The audience can get a feel of what type of person a new character is from the arrangement of the stage. Picture an opening scene ushering us to a character asleep in bed. The room looks messy, there are clothes all over the place, and everything seems out of order.
Atop the headboard, rest pictures of dogs and cute animals. At first glance, viewers feel that the character is untidy but seems caring and loving because of the pictures on the wall.
The color theory is also a fundamental aspect of stage design. Directors select certain color schemes to set mood, tell the story, hint at character traits, or offer foreboding, among other purposes.
Leading lines are a common aspect of witty stage design. The lines may not be actual lines, sometimes imaginary guides to concentrate our focus, well. In some instances, leading lines in the set may be actual lines.
In the movie Nightcrawler, when Lou takes out his camera to film the accident, we see a straight line along the center of the frame. The vivid white lane sharply contrasts the dark tarmac beckoning viewers to the point of interest in the film.
As Lou slowly walks up this line to the point of conflict, the audience is slowly reeled into the unfolding as it draws closer.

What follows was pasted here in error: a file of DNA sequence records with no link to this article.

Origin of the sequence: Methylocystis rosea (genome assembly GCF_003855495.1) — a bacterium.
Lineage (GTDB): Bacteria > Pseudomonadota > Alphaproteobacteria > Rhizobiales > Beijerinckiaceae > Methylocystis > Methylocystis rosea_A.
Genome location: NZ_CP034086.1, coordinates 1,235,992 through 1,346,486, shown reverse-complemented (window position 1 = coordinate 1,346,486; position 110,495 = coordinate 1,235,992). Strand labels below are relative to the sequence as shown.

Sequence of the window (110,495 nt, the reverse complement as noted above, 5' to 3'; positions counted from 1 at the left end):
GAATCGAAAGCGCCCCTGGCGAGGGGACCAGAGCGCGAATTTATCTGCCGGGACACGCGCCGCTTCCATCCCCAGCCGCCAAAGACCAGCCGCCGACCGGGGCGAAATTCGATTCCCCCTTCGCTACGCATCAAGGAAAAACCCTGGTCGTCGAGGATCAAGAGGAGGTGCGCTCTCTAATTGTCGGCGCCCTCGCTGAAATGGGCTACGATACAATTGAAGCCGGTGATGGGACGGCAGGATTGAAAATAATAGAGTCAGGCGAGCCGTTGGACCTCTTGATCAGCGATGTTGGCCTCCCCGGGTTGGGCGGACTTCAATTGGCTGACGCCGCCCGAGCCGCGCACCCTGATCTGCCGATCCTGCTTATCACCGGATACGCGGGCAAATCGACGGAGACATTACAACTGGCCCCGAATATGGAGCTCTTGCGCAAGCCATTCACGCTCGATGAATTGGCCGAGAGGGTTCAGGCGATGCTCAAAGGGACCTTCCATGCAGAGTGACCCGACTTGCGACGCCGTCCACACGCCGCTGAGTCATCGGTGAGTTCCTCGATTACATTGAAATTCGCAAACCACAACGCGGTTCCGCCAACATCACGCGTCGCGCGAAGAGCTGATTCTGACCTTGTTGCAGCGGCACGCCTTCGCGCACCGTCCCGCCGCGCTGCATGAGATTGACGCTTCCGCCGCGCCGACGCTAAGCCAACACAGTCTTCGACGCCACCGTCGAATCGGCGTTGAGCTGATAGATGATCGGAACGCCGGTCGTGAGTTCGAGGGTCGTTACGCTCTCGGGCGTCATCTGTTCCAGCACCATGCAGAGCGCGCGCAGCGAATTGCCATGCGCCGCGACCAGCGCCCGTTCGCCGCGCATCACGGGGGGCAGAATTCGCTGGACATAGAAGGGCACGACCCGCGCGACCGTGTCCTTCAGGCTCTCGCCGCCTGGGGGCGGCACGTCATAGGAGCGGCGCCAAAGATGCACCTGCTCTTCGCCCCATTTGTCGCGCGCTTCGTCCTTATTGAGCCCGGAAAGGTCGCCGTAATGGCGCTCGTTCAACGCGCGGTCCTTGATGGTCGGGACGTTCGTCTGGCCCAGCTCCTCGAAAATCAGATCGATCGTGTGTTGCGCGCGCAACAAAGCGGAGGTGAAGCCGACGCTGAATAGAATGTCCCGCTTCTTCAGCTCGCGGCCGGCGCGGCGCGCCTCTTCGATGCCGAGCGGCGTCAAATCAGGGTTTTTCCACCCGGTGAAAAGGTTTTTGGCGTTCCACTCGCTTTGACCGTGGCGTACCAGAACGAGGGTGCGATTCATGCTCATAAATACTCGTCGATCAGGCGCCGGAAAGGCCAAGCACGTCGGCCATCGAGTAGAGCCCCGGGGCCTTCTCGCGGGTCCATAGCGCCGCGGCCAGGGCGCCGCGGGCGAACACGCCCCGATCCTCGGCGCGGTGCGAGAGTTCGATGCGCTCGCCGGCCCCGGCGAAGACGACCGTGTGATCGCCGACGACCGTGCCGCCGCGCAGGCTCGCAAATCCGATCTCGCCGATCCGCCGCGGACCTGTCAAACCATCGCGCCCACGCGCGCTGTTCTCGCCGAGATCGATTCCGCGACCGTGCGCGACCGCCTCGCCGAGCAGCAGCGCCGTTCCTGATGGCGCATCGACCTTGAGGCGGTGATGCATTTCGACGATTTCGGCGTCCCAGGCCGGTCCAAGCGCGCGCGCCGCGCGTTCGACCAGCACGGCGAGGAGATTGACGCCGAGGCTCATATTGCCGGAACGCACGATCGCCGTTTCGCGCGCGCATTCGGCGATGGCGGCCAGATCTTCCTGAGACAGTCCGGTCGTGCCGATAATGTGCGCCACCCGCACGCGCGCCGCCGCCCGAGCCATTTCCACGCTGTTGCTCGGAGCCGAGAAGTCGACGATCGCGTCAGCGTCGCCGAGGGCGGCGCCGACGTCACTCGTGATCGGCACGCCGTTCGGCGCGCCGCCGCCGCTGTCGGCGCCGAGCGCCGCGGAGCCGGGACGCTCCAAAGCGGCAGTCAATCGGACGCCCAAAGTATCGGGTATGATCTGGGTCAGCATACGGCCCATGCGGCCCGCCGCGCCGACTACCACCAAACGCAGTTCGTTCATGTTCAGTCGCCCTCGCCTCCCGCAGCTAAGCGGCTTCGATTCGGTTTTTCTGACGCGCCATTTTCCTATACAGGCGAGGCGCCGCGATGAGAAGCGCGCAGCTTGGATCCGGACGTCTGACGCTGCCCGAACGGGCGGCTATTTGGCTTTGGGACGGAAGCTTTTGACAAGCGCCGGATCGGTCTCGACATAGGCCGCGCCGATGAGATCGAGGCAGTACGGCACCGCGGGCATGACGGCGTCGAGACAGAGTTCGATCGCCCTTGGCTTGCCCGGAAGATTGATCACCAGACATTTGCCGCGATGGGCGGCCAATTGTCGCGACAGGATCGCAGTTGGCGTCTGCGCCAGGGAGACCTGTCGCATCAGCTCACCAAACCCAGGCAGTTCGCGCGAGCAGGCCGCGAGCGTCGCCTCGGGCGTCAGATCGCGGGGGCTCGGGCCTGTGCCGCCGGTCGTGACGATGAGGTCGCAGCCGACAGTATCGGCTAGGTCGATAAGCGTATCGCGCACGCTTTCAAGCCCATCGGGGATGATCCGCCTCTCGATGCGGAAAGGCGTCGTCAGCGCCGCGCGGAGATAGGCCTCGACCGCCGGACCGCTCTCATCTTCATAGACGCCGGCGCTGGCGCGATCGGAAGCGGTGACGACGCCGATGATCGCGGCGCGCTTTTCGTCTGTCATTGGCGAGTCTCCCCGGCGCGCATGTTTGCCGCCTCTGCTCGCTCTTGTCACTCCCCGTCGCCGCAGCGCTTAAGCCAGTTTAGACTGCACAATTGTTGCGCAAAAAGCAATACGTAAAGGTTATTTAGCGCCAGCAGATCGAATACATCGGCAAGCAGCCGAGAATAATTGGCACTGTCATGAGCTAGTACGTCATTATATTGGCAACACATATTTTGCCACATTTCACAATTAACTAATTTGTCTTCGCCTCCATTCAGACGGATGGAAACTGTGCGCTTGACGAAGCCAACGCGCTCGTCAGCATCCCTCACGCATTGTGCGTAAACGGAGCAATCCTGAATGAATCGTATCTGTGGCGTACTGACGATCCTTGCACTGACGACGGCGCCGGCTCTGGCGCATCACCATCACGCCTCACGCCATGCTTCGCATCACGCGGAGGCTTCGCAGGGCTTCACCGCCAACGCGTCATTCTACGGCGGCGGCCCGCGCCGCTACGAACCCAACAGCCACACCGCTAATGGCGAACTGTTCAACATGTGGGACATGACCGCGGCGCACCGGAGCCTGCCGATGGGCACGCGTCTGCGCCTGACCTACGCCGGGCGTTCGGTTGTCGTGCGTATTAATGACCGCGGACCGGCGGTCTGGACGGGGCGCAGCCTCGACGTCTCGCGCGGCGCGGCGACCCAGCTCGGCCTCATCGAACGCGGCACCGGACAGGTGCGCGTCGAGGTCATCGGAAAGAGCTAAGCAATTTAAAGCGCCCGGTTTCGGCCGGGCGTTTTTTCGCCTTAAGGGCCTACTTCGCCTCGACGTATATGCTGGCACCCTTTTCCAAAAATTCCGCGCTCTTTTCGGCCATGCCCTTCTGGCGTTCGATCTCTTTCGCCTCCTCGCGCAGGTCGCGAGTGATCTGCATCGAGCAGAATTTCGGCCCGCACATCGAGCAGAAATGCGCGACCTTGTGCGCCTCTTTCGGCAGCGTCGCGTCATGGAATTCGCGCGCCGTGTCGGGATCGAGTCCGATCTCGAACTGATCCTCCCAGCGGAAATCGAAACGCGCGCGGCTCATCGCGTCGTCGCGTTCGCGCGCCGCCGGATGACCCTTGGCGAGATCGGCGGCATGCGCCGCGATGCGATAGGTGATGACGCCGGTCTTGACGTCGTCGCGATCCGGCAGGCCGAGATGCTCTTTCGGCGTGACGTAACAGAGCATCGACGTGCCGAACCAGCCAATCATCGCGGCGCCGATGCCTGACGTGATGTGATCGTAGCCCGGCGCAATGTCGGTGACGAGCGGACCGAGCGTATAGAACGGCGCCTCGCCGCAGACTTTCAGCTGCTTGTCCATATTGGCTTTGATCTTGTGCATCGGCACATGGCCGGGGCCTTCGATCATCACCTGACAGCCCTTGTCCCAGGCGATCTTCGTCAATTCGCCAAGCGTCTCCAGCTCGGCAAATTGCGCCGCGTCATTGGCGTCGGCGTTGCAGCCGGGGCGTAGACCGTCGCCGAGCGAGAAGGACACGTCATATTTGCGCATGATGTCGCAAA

How a scene makes us feel and our comprehension of the themes hinges on lighting and the various aspects of it. Namely, the quality, direction, intensity, shape, distance, and even texture, among others. Lighting may also serve the simple purpose of telling time or season. Cinematographers manipulate light to create a sense of day or night and thereby illustrate the passage of time.
Light also interacts with color to create themes and push certain concepts. Its absence inspires fear or mystery. Lighting is an element of mise en scène that toys with our emotions and views towards places or characters.
You’ll notice musicals or romantic comedies are typically full of light and bright, warm colors. Case in point, Wes Anderson’s 2014 comedy-drama The Grand Budapest Hotel.